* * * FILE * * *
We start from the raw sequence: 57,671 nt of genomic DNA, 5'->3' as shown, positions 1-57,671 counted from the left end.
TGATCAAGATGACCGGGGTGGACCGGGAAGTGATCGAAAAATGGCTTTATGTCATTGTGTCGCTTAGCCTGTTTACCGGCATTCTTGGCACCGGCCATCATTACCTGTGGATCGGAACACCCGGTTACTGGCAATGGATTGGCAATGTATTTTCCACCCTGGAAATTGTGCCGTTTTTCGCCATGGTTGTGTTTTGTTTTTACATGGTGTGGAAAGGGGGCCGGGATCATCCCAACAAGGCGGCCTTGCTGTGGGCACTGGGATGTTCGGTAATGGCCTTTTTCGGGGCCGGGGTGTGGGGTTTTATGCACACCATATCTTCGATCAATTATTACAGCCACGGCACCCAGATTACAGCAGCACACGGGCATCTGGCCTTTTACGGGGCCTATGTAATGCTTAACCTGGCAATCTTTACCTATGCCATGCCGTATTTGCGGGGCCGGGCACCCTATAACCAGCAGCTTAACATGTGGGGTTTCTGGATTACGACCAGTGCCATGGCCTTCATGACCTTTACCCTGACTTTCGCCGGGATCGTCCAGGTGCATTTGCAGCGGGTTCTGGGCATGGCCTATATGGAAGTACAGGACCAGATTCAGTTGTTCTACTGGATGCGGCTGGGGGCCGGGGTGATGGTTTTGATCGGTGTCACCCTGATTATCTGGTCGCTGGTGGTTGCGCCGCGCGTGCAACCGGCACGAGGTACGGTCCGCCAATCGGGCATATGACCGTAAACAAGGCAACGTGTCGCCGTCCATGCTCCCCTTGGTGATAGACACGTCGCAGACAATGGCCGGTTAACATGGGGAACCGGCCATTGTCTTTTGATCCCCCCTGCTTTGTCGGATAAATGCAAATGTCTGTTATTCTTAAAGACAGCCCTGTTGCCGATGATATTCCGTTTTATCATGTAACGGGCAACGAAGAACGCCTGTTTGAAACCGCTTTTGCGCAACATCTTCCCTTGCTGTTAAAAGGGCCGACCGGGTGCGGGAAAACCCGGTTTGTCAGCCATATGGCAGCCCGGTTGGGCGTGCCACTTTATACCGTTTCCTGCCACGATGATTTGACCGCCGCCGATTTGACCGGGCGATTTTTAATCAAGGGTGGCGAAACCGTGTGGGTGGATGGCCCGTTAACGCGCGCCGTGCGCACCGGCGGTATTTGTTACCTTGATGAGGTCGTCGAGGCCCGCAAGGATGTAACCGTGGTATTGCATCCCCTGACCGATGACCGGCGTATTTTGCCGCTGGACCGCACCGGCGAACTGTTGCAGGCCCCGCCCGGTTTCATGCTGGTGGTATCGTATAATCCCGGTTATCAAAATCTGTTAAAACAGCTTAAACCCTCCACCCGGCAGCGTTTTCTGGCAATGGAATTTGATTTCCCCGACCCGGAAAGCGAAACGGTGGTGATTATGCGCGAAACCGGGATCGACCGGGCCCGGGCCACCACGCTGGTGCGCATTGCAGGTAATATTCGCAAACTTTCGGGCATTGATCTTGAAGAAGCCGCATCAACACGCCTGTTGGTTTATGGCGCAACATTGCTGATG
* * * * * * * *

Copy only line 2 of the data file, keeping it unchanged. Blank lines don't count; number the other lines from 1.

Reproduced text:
TGATCAAGATGACCGGGGTGGACCGGGAAGTGATCGAAAAATGGCTTTATGTCATTGTGTCGCTTAGCCTGTTTACCGGCATTCTTGGCACCGGCCATCATTACCTGTGGATCGGAACACCCGGTTACTGGCAATGGATTGGCAATGTATTTTCCACCCTGGAAATTGTGCCGTTTTTCGCCATGGTTGTGTTTTGTTTTTACATGGTGTGGAAAGGGGGCCGGGATCATCCCAACAAGGCGGCCTTGCTGTGGGCACTGGGATGTTCGGTAATGGCCTTTTTCGGGGCCGGGGTGTGGGGTTTTATGCACACCATATCTTCGATCAATTATTACAGCCACGGCACCCAGATTACAGCAGCACACGGGCATCTGGCCTTTTACGGGGCCTATGTAATGCTTAACCTGGCAATCTTTACCTATGCCATGCCGTATTTGCGGGGCCGGGCACCCTATAACCAGCAGCTTAACATGTGGGGTTTCTGGATTACGACCAGTGCCATGGCCTTCATGACCTTTACCCTGACTTTCGCCGGGATCGTCCAGGTGCATTTGCAGCGGGTTCTGGGCATGGCCTATATGGAAGTACAGGACCAGATTCAGTTGTTCTACTGGATGCGGCTGGGGGCCGGGGTGATGGTTTTGATCGGTGTCACCCTGATTATCTGGTCGCTGGTGGTTGCGCCGCGCGTGCAACCGGCACGAGGTACGGTCCGCCAATCGGGCATATGACCGTAAACAAGGCAACGTGTCGCCGTCCATGCTCCCCTTGGTGATAGACACGTCGCAGACAATGGCCGGTTAACATGGGGAACCGGCCATTGTCTTTTGATCCCCCCTGCTTTGTCGGATAAATGCAAATGTCTGTTATTCTTAAAGACAGCCCTGTTGCCGATGATATTCCGTTTTATCATGTAACGGGCAACGAAGAACGCCTGTTTGAAACCGCTTTTGCGCAACATCTTCCCTTGCTGTTAAAAGGGCCGACCGGGTGCGGGAAAACCCGGTTTGTCAGCCATATGGCAGCCCGGTTGGGCGTGCCACTTTATACCGTTTCCTGCCACGATGATTTGACCGCCGCCGATTTGACCGGGCGATTTTTAATCAAGGGTGGCGAAACCGTGTGGGTGGATGGCCCGTTAACGCGCGCCGTGCGCACCGGCGGTATTTGTTACCTTGATGAGGTCGTCGAGGCCCGCAAGGATGTAACCGTGGTATTGCATCCCCTGACCGATGACCGGCGTATTTTGCCGCTGGACCGCACCGGCGAACTGTTGCAGGCCCCGCCCGGTTTCATGCTGGTGGTATCGTATAATCCCGGTTATCAAAATCTGTTAAAACAGCTTAAACCCTCCACCCGGCAGCGTTTTCTGGCAATGGAATTTGATTTCCCCGACCCGGAAAGCGAAACGGTGGTGATTATGCGCGAAACCGGGATCGACCGGGCCCGGGCCACCACGCTGGTGCGCATTGCAGGTAATATTCGCAAACTTTCGGGCATTGATCTTGAAGAAGCCGCATCAACACGCCTGTTGGTTTATGGCGCAACATTGCTGATG